Flying with the Crows

The anti-gender movement has by innovation and borrowing manufactured its own in-speak, a language and vocabulary that at once fosters among its members a sense of belonging and provides them with a particular phraseology by which to communicate and articulate the ideas of the movement. This, of course, is useful to the observer in that it permits us to identify strands of thought which are native to the group, inherited from the wider group or groups from which it emerged, and those that it borrows or shares with other groups which are influencing it.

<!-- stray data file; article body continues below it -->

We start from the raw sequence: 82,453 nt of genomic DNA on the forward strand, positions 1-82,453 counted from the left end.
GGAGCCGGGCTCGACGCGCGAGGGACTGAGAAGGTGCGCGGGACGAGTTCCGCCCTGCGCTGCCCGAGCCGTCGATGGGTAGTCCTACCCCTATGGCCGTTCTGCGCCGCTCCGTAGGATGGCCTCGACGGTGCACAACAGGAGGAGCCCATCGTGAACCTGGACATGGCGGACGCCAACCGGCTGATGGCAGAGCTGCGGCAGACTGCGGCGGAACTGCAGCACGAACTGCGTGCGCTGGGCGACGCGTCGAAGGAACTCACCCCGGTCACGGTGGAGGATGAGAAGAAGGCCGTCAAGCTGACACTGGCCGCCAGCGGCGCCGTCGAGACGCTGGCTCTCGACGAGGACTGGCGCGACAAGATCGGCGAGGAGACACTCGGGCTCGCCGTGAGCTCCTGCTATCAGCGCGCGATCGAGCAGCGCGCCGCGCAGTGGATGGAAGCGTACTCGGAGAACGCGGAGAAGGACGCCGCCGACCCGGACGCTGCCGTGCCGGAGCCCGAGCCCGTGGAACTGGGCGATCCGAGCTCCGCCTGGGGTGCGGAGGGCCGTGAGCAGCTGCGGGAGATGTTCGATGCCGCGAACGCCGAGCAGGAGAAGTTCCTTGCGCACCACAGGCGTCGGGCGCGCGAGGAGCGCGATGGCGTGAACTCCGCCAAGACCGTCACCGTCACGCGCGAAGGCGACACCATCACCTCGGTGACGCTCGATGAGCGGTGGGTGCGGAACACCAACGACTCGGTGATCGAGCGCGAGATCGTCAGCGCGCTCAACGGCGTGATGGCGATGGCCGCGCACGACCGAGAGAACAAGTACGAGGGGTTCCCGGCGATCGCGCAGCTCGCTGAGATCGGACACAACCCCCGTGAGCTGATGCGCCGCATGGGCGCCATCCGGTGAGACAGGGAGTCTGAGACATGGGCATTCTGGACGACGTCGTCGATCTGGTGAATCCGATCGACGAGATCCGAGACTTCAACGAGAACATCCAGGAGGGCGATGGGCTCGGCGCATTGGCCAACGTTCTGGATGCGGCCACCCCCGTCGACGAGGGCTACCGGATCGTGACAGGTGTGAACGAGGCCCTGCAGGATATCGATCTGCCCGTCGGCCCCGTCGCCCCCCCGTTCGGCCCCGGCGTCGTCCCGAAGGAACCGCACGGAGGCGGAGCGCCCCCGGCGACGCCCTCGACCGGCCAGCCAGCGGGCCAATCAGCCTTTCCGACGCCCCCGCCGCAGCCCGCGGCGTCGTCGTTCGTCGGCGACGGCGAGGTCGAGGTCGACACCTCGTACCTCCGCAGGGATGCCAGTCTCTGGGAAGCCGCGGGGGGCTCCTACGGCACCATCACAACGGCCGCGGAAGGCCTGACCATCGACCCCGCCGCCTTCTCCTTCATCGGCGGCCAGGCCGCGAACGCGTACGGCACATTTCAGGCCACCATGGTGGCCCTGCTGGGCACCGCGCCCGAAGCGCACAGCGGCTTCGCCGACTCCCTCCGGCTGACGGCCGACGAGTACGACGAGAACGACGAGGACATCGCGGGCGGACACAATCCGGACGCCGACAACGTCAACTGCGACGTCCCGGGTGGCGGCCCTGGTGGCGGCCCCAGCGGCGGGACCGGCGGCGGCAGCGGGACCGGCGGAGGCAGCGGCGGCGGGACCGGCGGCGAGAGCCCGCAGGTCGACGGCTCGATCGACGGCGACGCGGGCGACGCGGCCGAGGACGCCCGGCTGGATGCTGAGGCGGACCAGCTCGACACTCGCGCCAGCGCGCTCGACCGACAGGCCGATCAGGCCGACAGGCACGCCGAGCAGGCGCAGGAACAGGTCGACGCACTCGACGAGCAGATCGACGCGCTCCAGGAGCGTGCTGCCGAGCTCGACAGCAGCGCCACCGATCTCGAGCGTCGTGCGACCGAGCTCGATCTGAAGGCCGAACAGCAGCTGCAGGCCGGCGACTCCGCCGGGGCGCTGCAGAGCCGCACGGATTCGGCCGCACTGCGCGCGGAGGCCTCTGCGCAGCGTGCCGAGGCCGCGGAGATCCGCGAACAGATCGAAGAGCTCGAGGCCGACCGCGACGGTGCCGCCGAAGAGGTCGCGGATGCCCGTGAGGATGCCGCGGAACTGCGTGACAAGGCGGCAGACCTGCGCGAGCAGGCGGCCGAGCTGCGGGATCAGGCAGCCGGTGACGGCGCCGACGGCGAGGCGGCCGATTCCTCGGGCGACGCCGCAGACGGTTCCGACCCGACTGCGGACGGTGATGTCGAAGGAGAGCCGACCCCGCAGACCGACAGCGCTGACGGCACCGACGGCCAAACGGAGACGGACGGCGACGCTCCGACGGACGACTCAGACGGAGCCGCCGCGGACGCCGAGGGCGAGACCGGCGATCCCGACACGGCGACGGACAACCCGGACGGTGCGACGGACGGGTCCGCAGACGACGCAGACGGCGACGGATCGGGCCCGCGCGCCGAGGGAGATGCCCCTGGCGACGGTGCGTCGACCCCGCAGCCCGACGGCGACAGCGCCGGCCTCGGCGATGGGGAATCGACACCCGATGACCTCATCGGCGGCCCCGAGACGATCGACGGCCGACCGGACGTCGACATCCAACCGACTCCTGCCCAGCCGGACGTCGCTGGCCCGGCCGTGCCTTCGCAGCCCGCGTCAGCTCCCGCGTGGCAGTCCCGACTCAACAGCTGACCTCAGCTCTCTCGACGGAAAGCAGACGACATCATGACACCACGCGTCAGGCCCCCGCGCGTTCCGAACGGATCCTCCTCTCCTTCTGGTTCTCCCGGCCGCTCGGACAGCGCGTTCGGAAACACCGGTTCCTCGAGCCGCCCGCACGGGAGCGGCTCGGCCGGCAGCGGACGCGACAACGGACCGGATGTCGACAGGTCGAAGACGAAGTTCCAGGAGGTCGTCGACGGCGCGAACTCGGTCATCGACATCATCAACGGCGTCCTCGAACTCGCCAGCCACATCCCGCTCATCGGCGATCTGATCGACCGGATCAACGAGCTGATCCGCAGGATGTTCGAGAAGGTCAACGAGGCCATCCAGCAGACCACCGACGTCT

This is Not Women’s Rights

For no other reason than for being a trans-woman, Millar sees Veronica Ivy as ‘creepy.’ This is a person she has never met, and no doubt Veronica Ivy has never heard of her (well, maybe she has now). She is creepy for being transgender, and so, by extension, it is reasonable to conclude that Millar and trans-exclusionary radical feminists like her see all transgender women as men who are sexually inappropriate, perverted, and who attempt to gain sexual gratification by using women’s toilets and getting their nails done in beauty parlours.